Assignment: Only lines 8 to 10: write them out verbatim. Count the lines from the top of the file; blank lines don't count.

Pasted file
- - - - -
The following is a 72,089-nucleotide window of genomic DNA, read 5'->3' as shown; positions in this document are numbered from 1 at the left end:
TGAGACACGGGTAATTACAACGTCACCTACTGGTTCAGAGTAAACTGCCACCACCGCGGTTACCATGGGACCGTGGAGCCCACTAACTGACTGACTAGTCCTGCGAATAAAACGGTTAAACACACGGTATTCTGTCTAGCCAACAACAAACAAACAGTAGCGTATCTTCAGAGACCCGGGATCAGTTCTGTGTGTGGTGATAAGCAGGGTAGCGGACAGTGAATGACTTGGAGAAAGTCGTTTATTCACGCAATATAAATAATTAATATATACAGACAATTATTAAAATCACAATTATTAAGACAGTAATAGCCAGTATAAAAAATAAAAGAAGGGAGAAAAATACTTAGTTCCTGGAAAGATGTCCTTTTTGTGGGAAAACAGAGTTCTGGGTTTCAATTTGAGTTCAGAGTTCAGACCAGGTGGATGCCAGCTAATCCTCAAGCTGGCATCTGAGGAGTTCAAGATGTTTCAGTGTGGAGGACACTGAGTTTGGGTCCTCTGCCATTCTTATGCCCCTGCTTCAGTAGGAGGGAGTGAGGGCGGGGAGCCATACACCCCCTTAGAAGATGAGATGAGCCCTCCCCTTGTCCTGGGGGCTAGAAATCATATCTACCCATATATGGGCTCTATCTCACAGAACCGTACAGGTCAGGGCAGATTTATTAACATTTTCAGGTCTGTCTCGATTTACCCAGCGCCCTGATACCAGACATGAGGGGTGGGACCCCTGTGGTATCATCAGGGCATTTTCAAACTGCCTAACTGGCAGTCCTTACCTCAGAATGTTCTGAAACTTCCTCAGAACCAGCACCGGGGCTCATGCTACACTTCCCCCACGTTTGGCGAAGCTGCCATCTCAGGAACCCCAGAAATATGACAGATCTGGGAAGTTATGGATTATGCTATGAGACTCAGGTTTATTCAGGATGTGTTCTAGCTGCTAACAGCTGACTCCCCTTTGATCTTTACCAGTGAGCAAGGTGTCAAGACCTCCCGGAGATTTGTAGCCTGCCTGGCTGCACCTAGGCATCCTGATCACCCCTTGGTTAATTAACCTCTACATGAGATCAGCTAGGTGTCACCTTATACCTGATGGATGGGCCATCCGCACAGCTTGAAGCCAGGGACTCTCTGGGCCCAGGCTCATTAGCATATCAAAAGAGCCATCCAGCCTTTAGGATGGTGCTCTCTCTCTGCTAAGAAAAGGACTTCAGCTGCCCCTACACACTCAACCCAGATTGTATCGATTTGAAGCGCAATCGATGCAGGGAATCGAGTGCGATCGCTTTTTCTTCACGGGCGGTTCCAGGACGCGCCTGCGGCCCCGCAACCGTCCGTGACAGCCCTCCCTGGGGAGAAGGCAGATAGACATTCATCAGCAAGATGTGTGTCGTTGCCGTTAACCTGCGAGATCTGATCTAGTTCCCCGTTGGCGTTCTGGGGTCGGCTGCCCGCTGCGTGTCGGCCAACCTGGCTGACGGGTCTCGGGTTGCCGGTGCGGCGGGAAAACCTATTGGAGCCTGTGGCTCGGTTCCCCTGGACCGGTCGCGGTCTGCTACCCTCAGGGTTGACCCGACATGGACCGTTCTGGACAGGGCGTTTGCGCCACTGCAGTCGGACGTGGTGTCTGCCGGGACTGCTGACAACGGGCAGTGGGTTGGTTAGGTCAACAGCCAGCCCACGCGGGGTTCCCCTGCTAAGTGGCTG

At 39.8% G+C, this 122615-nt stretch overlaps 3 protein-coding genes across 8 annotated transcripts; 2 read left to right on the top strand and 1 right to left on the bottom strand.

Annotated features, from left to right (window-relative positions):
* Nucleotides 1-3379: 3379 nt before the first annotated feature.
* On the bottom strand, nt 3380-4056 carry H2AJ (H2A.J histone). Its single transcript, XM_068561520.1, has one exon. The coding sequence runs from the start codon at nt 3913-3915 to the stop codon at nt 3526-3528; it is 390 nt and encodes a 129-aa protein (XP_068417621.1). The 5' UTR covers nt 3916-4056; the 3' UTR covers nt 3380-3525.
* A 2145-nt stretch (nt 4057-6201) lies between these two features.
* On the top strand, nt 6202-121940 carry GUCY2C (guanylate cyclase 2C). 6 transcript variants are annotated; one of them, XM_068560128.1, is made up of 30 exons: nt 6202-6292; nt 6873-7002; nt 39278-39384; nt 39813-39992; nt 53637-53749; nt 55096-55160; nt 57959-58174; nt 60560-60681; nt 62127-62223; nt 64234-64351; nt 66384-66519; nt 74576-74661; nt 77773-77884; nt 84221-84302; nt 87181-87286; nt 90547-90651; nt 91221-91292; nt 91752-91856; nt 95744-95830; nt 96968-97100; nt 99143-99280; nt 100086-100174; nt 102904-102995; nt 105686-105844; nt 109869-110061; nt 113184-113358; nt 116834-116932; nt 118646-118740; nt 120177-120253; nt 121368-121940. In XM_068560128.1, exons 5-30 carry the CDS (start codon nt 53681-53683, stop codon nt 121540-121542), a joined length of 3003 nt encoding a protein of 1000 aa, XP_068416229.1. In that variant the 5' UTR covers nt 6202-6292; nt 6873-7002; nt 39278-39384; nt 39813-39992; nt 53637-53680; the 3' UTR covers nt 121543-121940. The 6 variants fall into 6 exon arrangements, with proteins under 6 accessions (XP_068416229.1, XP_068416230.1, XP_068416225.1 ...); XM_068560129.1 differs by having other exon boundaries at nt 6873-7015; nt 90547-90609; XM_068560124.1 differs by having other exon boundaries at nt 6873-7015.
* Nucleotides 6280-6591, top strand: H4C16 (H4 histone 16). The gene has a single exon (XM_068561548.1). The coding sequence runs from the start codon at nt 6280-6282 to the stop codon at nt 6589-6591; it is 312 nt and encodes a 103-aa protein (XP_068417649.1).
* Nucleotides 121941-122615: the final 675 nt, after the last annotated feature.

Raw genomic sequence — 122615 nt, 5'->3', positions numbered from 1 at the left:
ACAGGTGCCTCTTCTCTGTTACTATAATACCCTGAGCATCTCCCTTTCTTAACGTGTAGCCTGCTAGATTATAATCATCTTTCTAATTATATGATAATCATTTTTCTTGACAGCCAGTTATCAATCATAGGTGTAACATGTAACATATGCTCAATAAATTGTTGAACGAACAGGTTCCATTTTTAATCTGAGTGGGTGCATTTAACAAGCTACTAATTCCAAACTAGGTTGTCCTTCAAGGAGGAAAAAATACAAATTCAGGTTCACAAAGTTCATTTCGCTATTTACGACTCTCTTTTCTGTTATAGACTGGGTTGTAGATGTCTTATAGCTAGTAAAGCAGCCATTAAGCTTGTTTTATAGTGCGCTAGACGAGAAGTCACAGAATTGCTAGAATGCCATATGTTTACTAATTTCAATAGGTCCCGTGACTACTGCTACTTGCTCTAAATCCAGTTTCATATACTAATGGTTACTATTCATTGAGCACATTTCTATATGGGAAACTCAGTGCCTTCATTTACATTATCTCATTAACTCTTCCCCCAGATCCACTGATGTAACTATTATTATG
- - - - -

* On the top strand, nt 6202-121940 carry GUCY2C (guanylate cyclase 2C). 6 transcript variants are annotated; one of them, XM_068560128.1, is made up of 30 exons: nt 6202-6292; nt 6873-7002; nt 39278-39384; nt 39813-39992; nt 53637-53749; nt 55096-55160; nt 57959-58174; nt 60560-60681; nt 62127-62223; nt 64234-64351; nt 66384-66519; nt 74576-74661; nt 77773-77884; nt 84221-84302; nt 87181-87286; nt 90547-90651; nt 91221-91292; nt 91752-91856; nt 95744-95830; nt 96968-97100; nt 99143-99280; nt 100086-100174; nt 102904-102995; nt 105686-105844; nt 109869-110061; nt 113184-113358; nt 116834-116932; nt 118646-118740; nt 120177-120253; nt 121368-121940. In XM_068560128.1, exons 5-30 carry the CDS (start codon nt 53681-53683, stop codon nt 121540-121542), a joined length of 3003 nt encoding a protein of 1000 aa, XP_068416229.1. In that variant the 5' UTR covers nt 6202-6292; nt 6873-7002; nt 39278-39384; nt 39813-39992; nt 53637-53680; the 3' UTR covers nt 121543-121940. The 6 variants fall into 6 exon arrangements, with proteins under 6 accessions (XP_068416229.1, XP_068416230.1, XP_068416225.1 ...); XM_068560129.1 differs by having other exon boundaries at nt 6873-7015; nt 90547-90609; XM_068560124.1 differs by having other exon boundaries at nt 6873-7015.
* Nucleotides 6280-6591, top strand: H4C16 (H4 histone 16). The gene has a single exon (XM_068561548.1). The coding sequence runs from the start codon at nt 6280-6282 to the stop codon at nt 6589-6591; it is 312 nt and encodes a 103-aa protein (XP_068417649.1).
* Nucleotides 121941-122615: the final 675 nt, after the last annotated feature.